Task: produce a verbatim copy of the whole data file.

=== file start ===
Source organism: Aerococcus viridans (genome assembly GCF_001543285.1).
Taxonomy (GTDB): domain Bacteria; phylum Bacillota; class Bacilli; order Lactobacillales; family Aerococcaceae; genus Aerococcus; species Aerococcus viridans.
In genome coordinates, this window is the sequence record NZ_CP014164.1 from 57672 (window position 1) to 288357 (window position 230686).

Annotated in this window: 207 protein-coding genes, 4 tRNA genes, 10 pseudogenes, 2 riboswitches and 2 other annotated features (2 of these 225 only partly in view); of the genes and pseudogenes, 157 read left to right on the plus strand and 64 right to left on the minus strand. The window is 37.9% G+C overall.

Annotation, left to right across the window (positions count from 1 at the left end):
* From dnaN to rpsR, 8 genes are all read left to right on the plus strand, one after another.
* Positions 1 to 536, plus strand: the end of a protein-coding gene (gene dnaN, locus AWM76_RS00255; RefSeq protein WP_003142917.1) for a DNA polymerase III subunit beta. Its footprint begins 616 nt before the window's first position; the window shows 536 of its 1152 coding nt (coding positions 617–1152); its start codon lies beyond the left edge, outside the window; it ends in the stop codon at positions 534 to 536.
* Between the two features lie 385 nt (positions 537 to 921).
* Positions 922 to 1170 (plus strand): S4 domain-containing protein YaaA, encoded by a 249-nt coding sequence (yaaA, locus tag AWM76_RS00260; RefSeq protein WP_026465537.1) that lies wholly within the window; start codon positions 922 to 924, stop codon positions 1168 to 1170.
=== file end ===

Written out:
Source organism: Aerococcus viridans (genome assembly GCF_001543285.1).
Taxonomy (GTDB): domain Bacteria; phylum Bacillota; class Bacilli; order Lactobacillales; family Aerococcaceae; genus Aerococcus; species Aerococcus viridans.
In genome coordinates, this window is the sequence record NZ_CP014164.1 from 57672 (window position 1) to 288357 (window position 230686).

Annotated in this window: 207 protein-coding genes, 4 tRNA genes, 10 pseudogenes, 2 riboswitches and 2 other annotated features (2 of these 225 only partly in view); of the genes and pseudogenes, 157 read left to right on the plus strand and 64 right to left on the minus strand. The window is 37.9% G+C overall.

Annotation, left to right across the window (positions count from 1 at the left end):
* From dnaN to rpsR, 8 genes are all read left to right on the plus strand, one after another.
* Positions 1 to 536, plus strand: the end of a protein-coding gene (gene dnaN, locus AWM76_RS00255; RefSeq protein WP_003142917.1) for a DNA polymerase III subunit beta. Its footprint begins 616 nt before the window's first position; the window shows 536 of its 1152 coding nt (coding positions 617–1152); its start codon lies beyond the left edge, outside the window; it ends in the stop codon at positions 534 to 536.
* Between the two features lie 385 nt (positions 537 to 921).
* Positions 922 to 1170 (plus strand): S4 domain-containing protein YaaA, encoded by a 249-nt coding sequence (yaaA, locus tag AWM76_RS00260; RefSeq protein WP_026465537.1) that lies wholly within the window; start codon positions 922 to 924, stop codon positions 1168 to 1170.